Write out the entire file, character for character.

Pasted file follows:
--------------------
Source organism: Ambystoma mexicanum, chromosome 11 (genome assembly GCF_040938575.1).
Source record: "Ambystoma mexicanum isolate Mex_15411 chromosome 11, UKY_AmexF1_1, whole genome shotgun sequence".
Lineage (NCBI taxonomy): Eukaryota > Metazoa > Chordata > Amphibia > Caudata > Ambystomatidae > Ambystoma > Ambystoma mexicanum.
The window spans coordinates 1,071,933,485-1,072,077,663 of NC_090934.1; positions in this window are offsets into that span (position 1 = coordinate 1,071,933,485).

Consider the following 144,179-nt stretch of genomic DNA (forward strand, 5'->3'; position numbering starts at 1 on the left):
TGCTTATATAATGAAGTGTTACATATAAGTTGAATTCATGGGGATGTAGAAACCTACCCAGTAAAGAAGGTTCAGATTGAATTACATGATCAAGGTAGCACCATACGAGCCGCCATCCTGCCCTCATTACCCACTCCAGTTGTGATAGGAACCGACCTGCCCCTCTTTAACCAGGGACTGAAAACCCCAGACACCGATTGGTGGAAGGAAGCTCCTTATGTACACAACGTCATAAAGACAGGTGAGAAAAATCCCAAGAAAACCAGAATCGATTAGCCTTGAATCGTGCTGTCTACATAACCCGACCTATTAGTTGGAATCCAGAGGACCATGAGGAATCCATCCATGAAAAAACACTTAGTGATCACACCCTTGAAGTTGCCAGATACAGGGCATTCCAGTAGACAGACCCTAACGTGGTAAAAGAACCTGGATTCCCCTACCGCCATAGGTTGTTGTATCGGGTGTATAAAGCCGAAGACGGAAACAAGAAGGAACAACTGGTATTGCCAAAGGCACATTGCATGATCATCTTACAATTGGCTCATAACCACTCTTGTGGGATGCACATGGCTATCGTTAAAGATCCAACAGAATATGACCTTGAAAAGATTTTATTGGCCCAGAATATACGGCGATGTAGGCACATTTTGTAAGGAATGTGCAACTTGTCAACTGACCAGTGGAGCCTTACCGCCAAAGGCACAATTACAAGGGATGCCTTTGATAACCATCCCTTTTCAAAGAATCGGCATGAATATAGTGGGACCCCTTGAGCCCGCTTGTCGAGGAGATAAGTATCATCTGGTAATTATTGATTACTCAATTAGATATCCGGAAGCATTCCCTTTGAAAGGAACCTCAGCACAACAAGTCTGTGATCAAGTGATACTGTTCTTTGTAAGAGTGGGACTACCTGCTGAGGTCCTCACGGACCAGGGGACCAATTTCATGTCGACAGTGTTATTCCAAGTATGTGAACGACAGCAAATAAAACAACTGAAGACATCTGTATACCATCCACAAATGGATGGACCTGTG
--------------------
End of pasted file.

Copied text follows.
Source organism: Ambystoma mexicanum, chromosome 11 (genome assembly GCF_040938575.1).
Source record: "Ambystoma mexicanum isolate Mex_15411 chromosome 11, UKY_AmexF1_1, whole genome shotgun sequence".
Lineage (NCBI taxonomy): Eukaryota > Metazoa > Chordata > Amphibia > Caudata > Ambystomatidae > Ambystoma > Ambystoma mexicanum.
The window spans coordinates 1,071,933,485-1,072,077,663 of NC_090934.1; positions in this window are offsets into that span (position 1 = coordinate 1,071,933,485).

Consider the following 144,179-nt stretch of genomic DNA (forward strand, 5'->3'; position numbering starts at 1 on the left):
TGCTTATATAATGAAGTGTTACATATAAGTTGAATTCATGGGGATGTAGAAACCTACCCAGTAAAGAAGGTTCAGATTGAATTACATGATCAAGGTAGCACCATACGAGCCGCCATCCTGCCCTCATTACCCACTCCAGTTGTGATAGGAACCGACCTGCCCCTCTTTAACCAGGGACTGAAAACCCCAGACACCGATTGGTGGAAGGAAGCTCCTTATGTACACAACGTCATAAAGACAGGTGAGAAAAATCCCAAGAAAACCAGAATCGATTAGCCTTGAATCGTGCTGTCTACATAACCCGACCTATTAGTTGGAATCCAGAGGACCATGAGGAATCCATCCATGAAAAAACACTTAGTGATCACACCCTTGAAGTTGCCAGATACAGGGCATTCCAGTAGACAGACCCTAACGTGGTAAAAGAACCTGGATTCCCCTACCGCCATAGGTTGTTGTATCGGGTGTATAAAGCCGAAGACGGAAACAAGAAGGAACAACTGGTATTGCCAAAGGCACATTGCATGATCATCTTACAATTGGCTCATAACCACTCTTGTGGGATGCACATGGCTATCGTTAAAGATCCAACAGAATATGACCTTGAAAAGATTTTATTGGCCCAGAATATACGGCGATGTAGGCACATTTTGTAAGGAATGTGCAACTTGTCAACTGACCAGTGGAGCCTTACCGCCAAAGGCACAATTACAAGGGATGCCTTTGATAACCATCCCTTTTCAAAGAATCGGCATGAATATAGTGGGACCCCTTGAGCCCGCTTGTCGAGGAGATAAGTATCATCTGGTAATTATTGATTACTCAATTAGATATCCGGAAGCATTCCCTTTGAAAGGAACCTCAGCACAACAAGTCTGTGATCAAGTGATACTGTTCTTTGTAAGAGTGGGACTACCTGCTGAGGTCCTCACGGACCAGGGGACCAATTTCATGTCGACAGTGTTATTCCAAGTATGTGAACGACAGCAAATAAAACAACTGAAGACATCTGTATACCATCCACAAATGGATGGACCTGTG